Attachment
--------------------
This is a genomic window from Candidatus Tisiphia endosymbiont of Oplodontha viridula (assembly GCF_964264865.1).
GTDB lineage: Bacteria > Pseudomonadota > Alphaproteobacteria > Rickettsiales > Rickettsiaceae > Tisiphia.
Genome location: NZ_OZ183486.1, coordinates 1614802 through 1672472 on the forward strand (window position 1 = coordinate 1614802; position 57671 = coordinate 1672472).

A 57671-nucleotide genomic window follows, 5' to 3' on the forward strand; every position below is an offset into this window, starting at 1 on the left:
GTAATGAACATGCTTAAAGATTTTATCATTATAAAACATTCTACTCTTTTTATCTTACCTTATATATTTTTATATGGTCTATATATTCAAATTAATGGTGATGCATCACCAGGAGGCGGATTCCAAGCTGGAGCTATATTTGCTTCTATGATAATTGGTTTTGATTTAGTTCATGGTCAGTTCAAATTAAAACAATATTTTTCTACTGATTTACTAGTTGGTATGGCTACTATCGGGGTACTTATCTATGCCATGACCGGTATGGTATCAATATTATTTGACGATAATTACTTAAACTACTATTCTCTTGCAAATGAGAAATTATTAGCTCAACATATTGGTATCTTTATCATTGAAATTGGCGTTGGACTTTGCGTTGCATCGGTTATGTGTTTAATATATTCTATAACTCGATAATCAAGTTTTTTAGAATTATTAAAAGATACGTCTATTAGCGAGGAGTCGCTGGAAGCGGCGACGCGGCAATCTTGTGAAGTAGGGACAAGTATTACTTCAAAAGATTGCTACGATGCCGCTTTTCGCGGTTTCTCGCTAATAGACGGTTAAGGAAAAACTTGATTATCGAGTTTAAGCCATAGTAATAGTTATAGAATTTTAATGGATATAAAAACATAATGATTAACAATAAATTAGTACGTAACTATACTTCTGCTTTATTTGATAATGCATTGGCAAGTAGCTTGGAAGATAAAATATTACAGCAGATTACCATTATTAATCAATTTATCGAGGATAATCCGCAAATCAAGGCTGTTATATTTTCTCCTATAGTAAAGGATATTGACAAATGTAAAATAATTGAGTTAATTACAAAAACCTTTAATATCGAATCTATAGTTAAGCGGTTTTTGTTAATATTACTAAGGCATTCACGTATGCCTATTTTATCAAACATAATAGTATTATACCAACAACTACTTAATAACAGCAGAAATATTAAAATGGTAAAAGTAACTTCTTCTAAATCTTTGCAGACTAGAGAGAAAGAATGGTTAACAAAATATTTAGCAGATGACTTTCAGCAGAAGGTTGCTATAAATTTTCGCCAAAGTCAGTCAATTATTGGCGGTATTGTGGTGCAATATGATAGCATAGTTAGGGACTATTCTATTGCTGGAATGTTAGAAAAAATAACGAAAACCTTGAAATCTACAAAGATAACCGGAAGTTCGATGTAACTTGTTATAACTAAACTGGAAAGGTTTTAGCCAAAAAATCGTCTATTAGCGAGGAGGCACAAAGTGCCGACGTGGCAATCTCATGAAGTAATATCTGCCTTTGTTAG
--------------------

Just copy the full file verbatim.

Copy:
This is a genomic window from Candidatus Tisiphia endosymbiont of Oplodontha viridula (assembly GCF_964264865.1).
GTDB lineage: Bacteria > Pseudomonadota > Alphaproteobacteria > Rickettsiales > Rickettsiaceae > Tisiphia.
Genome location: NZ_OZ183486.1, coordinates 1614802 through 1672472 on the forward strand (window position 1 = coordinate 1614802; position 57671 = coordinate 1672472).

A 57671-nucleotide genomic window follows, 5' to 3' on the forward strand; every position below is an offset into this window, starting at 1 on the left:
GTAATGAACATGCTTAAAGATTTTATCATTATAAAACATTCTACTCTTTTTATCTTACCTTATATATTTTTATATGGTCTATATATTCAAATTAATGGTGATGCATCACCAGGAGGCGGATTCCAAGCTGGAGCTATATTTGCTTCTATGATAATTGGTTTTGATTTAGTTCATGGTCAGTTCAAATTAAAACAATATTTTTCTACTGATTTACTAGTTGGTATGGCTACTATCGGGGTACTTATCTATGCCATGACCGGTATGGTATCAATATTATTTGACGATAATTACTTAAACTACTATTCTCTTGCAAATGAGAAATTATTAGCTCAACATATTGGTATCTTTATCATTGAAATTGGCGTTGGACTTTGCGTTGCATCGGTTATGTGTTTAATATATTCTATAACTCGATAATCAAGTTTTTTAGAATTATTAAAAGATACGTCTATTAGCGAGGAGTCGCTGGAAGCGGCGACGCGGCAATCTTGTGAAGTAGGGACAAGTATTACTTCAAAAGATTGCTACGATGCCGCTTTTCGCGGTTTCTCGCTAATAGACGGTTAAGGAAAAACTTGATTATCGAGTTTAAGCCATAGTAATAGTTATAGAATTTTAATGGATATAAAAACATAATGATTAACAATAAATTAGTACGTAACTATACTTCTGCTTTATTTGATAATGCATTGGCAAGTAGCTTGGAAGATAAAATATTACAGCAGATTACCATTATTAATCAATTTATCGAGGATAATCCGCAAATCAAGGCTGTTATATTTTCTCCTATAGTAAAGGATATTGACAAATGTAAAATAATTGAGTTAATTACAAAAACCTTTAATATCGAATCTATAGTTAAGCGGTTTTTGTTAATATTACTAAGGCATTCACGTATGCCTATTTTATCAAACATAATAGTATTATACCAACAACTACTTAATAACAGCAGAAATATTAAAATGGTAAAAGTAACTTCTTCTAAATCTTTGCAGACTAGAGAGAAAGAATGGTTAACAAAATATTTAGCAGATGACTTTCAGCAGAAGGTTGCTATAAATTTTCGCCAAAGTCAGTCAATTATTGGCGGTATTGTGGTGCAATATGATAGCATAGTTAGGGACTATTCTATTGCTGGAATGTTAGAAAAAATAACGAAAACCTTGAAATCTACAAAGATAACCGGAAGTTCGATGTAACTTGTTATAACTAAACTGGAAAGGTTTTAGCCAAAAAATCGTCTATTAGCGAGGAGGCACAAAGTGCCGACGTGGCAATCTCATGAAGTAATATCTGCCTTTGTTAG